This paradigm is becoming increasingly common, and demonstrates a low estimation of the audience’s intelligence. It also guts so much of the series that they are adapting. Sex and rape are used in the books for poignant and often horrific thematic development: Danerys Targaryen was sold like a heifer and raped, showing how little power she has and the role and perception of women in the world. In Game of Thrones, Sansa is horrifically raped by Ramsay Snow because…I’m still not sure why, but I’m sure someone has excused it somehow. The books also make a point of using the rich, lavish lifestyle of the court of King’s Landing with the abject poverty that the rest of Westeros is afflicted by. In the show, the rich, beautiful sets, props, and costumes are washed out by both desaturating the finished frames in post-production and using dim, dark lighting.
A perfect foil to this is Rebecca Sugar’s Steven Universe. Over the course of the series, the Crystal Gems have eviscerated tropes and bucked gender-norms, but the episode that best contrasts GoT is “A Cry for Help.” Fusion in SU can be a metaphor for many things, but at its very least it is a form of close intimacy and requires great trust, especially for Garnet, who is herself entirely a fusion, the physical form of Ruby and Sapphire’s love for each other. In her desire to feel strong and valued, Pearl creates a situation wherein she takes advantage of Garnet, abuses the trust, and violates the intimacy of fusion. Thematically, it is very similar to a rape narrative, but unlike GoT, it is not excused or justified or used as a background setting. The characters all feel the repercussions of Pearl’s actions and the fallout takes several episodes to resolve, and even then it is shown that Garnet and Pearl are not on the best of terms. Character-driven narrative is used to explore themes.
FALLACY 2: Superheroes Must Be “Badass” To Be Cool
Having a superhero who is a badass is not a bad thing. In fact, it can often be a very good thing. Batman’s whole role in DC is to show the amorality of superheroism, as vigilantism is always illegal and Batman has only a single rule: no killing. Everything else, assault and battery, “advanced” interrogation, physical harm, biochemical poisoning, confessions made under duress, breaking and entering, theft, interfering with a crime scene, and evidence obtained without a warrant are all on the table. That’s the point. Batman’s narrative is to push the boundaries and chafe with authority. This is all to contrast against my personal favorite superhero, Kal-El, the Last Son of Krypton, aka:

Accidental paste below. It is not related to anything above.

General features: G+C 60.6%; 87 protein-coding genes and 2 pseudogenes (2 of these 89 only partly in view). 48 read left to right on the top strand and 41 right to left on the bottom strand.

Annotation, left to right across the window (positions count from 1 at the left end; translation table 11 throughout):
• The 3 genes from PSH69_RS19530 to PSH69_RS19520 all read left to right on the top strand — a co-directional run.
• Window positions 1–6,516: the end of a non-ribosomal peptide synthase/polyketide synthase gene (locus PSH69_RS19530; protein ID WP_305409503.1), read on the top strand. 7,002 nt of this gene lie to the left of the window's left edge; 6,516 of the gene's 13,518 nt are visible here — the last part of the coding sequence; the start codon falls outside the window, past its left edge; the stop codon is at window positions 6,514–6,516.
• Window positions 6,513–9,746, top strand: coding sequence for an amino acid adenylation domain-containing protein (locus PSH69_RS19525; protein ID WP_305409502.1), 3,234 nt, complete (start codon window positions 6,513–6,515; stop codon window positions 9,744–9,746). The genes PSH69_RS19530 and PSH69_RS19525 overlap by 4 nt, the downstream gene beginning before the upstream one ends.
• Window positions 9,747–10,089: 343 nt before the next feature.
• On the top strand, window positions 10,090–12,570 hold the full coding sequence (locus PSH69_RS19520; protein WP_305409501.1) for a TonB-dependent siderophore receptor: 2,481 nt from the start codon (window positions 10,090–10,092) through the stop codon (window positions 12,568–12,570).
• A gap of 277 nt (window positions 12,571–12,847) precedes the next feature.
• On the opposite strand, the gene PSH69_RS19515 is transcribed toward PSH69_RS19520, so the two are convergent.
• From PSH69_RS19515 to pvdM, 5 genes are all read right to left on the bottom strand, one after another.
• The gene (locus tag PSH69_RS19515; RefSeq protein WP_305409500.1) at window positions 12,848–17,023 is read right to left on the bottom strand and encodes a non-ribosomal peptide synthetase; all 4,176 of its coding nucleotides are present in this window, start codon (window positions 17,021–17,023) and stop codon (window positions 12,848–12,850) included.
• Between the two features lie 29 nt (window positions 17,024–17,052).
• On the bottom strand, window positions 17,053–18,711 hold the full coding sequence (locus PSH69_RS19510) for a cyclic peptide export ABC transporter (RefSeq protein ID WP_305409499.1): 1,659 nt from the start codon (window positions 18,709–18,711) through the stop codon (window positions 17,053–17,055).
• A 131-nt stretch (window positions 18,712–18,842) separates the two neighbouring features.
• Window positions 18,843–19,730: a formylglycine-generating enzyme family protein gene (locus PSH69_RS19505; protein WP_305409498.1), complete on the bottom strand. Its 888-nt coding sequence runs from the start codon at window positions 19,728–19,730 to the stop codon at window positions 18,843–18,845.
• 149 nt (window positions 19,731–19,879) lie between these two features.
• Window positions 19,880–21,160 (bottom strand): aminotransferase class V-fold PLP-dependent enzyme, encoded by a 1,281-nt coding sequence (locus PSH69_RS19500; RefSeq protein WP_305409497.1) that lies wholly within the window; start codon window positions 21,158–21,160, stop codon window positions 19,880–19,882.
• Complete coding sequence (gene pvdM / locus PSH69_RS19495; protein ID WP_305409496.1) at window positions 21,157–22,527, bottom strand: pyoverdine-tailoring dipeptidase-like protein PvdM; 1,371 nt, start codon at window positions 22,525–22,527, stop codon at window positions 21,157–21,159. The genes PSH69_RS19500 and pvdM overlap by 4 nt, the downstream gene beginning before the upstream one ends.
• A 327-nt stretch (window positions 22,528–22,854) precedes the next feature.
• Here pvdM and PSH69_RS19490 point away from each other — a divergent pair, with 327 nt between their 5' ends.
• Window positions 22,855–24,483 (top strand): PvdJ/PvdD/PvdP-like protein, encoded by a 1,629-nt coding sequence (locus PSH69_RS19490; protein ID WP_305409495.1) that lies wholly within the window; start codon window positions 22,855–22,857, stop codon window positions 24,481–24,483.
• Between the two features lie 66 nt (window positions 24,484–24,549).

Superman’s role in pop-culture serves as both the demonstration and foil to this trope. In 1996, Warner Brothers Entertainment released Superman: The Animated Series. With the highly acclaimed Batman: The Animated Series having wrapped up in 1995, the creative duo Bruce Timm and Paul Dini’s take on the Man of Steel was just as good as Batman, and demonstrated why Superman is the best hero (fight me). Superman is the most powerful thing in the DC Universe. Fed only by sunlight, Kal-El could become a god: he can kill with a blast of heat from his eyes, level a city with his super-strength, freeze crops with a breath, and move so fast that nothing could be done to stop him. While most people would say that makes him a boring character (looking at you Livewire), this makes his whole existence a moral theme. Superman is uncheckable power, and yet he chooses to be as good as he can be: he never kills (heck, he never even hurts people because literally nothing can hurt him), he bows to legal powers, and he even saves people from themselves, when he can.